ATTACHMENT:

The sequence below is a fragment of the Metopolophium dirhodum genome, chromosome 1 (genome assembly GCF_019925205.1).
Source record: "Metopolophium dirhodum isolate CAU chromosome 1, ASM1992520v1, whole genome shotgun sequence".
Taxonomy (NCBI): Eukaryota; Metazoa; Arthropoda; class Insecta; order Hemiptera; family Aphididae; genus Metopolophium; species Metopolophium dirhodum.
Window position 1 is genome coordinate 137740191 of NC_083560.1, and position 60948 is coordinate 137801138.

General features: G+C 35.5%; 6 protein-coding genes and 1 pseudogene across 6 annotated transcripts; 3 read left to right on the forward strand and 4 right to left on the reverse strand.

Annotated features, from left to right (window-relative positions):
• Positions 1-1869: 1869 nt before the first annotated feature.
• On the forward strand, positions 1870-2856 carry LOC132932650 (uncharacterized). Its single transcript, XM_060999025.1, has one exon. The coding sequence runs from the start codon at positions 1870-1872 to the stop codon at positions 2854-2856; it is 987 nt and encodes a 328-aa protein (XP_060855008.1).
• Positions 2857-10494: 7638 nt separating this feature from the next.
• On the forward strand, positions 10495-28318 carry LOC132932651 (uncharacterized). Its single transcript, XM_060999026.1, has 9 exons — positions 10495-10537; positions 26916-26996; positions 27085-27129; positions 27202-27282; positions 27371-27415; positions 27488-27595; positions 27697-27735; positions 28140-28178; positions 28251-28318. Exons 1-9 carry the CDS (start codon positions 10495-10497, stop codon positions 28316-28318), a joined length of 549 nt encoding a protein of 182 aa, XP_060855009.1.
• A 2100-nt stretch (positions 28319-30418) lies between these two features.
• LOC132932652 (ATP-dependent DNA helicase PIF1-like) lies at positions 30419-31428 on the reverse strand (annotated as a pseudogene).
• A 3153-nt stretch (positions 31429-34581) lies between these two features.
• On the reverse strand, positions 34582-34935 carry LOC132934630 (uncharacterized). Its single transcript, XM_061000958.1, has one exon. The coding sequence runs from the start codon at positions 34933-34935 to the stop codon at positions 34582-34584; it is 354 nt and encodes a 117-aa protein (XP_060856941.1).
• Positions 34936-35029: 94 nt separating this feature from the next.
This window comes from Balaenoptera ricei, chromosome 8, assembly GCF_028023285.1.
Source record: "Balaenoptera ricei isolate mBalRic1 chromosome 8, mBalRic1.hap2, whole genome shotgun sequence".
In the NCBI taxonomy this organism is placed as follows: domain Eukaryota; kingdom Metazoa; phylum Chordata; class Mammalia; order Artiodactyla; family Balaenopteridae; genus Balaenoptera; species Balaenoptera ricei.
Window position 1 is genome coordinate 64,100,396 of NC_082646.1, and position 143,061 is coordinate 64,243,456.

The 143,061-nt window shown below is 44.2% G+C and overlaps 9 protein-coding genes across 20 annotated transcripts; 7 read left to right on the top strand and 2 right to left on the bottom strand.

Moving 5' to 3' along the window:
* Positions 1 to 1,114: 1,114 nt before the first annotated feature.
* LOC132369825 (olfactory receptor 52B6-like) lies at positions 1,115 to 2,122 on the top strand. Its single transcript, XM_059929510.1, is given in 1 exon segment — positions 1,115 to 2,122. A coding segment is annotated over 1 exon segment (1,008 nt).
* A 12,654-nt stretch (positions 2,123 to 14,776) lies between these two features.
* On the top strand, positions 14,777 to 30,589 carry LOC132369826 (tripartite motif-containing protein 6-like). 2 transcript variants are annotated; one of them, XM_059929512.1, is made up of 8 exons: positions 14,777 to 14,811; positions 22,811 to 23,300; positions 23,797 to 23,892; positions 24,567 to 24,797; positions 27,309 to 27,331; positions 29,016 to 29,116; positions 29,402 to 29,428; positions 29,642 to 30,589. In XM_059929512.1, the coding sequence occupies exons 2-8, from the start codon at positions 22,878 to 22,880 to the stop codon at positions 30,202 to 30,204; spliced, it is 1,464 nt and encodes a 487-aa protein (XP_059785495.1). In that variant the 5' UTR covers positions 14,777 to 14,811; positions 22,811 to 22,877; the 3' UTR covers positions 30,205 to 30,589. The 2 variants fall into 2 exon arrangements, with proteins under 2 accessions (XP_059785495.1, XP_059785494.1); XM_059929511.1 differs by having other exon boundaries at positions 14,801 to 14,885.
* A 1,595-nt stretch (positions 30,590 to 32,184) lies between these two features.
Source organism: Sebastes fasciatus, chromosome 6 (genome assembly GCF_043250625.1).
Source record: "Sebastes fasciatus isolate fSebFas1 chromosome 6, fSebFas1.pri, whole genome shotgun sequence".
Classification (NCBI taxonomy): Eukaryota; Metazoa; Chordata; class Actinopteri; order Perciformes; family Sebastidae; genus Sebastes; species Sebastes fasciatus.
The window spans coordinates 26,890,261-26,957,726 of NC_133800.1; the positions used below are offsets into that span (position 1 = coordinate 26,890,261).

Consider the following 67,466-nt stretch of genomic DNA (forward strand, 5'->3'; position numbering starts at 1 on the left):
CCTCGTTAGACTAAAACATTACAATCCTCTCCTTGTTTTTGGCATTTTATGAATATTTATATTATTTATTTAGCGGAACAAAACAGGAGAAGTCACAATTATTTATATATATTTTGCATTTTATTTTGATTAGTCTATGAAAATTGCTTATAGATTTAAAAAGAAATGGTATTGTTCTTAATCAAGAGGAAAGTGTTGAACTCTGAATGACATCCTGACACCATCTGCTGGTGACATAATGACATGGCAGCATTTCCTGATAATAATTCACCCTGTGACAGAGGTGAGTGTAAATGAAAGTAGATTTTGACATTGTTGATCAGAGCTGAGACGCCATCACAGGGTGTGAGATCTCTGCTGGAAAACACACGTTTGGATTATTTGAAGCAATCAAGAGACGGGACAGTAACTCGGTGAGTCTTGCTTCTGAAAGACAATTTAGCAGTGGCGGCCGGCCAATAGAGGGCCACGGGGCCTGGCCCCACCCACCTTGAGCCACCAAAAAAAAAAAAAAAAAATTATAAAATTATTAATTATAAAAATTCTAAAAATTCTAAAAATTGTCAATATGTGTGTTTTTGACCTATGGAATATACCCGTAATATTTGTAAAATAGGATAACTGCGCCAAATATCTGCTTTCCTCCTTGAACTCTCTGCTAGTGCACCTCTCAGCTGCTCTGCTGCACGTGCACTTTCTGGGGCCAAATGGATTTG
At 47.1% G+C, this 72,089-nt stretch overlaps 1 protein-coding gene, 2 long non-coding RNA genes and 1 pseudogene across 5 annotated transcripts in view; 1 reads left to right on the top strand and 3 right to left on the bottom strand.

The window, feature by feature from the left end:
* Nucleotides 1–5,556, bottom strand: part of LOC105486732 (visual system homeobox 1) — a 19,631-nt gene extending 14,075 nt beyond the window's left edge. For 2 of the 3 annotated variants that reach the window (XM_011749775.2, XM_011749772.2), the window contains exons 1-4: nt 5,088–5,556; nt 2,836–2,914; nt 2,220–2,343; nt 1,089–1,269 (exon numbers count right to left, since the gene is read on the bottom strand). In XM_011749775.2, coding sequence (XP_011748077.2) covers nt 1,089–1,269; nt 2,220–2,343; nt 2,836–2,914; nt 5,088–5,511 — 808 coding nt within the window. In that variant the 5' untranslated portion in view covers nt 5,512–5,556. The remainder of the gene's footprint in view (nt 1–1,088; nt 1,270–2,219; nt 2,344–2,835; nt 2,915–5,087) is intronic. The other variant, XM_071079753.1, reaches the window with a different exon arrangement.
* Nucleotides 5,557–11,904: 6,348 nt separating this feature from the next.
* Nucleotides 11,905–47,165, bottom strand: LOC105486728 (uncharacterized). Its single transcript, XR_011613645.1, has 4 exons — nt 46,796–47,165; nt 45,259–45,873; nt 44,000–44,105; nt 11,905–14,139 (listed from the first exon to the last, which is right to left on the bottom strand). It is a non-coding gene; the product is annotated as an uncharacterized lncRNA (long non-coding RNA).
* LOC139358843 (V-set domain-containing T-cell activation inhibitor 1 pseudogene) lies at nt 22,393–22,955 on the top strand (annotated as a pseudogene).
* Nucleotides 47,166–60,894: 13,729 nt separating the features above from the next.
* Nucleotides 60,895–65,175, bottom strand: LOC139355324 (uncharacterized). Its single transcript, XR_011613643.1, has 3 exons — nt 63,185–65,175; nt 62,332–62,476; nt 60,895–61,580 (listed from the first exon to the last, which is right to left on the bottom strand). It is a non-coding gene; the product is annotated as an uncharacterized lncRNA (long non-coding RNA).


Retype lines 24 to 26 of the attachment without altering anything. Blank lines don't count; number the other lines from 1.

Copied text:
* A 12,654-nt stretch (positions 2,123 to 14,776) lies between these two features.
* On the top strand, positions 14,777 to 30,589 carry LOC132369826 (tripartite motif-containing protein 6-like). 2 transcript variants are annotated; one of them, XM_059929512.1, is made up of 8 exons: positions 14,777 to 14,811; positions 22,811 to 23,300; positions 23,797 to 23,892; positions 24,567 to 24,797; positions 27,309 to 27,331; positions 29,016 to 29,116; positions 29,402 to 29,428; positions 29,642 to 30,589. In XM_059929512.1, the coding sequence occupies exons 2-8, from the start codon at positions 22,878 to 22,880 to the stop codon at positions 30,202 to 30,204; spliced, it is 1,464 nt and encodes a 487-aa protein (XP_059785495.1). In that variant the 5' UTR covers positions 14,777 to 14,811; positions 22,811 to 22,877; the 3' UTR covers positions 30,205 to 30,589. The 2 variants fall into 2 exon arrangements, with proteins under 2 accessions (XP_059785495.1, XP_059785494.1); XM_059929511.1 differs by having other exon boundaries at positions 14,801 to 14,885.
* A 1,595-nt stretch (positions 30,590 to 32,184) lies between these two features.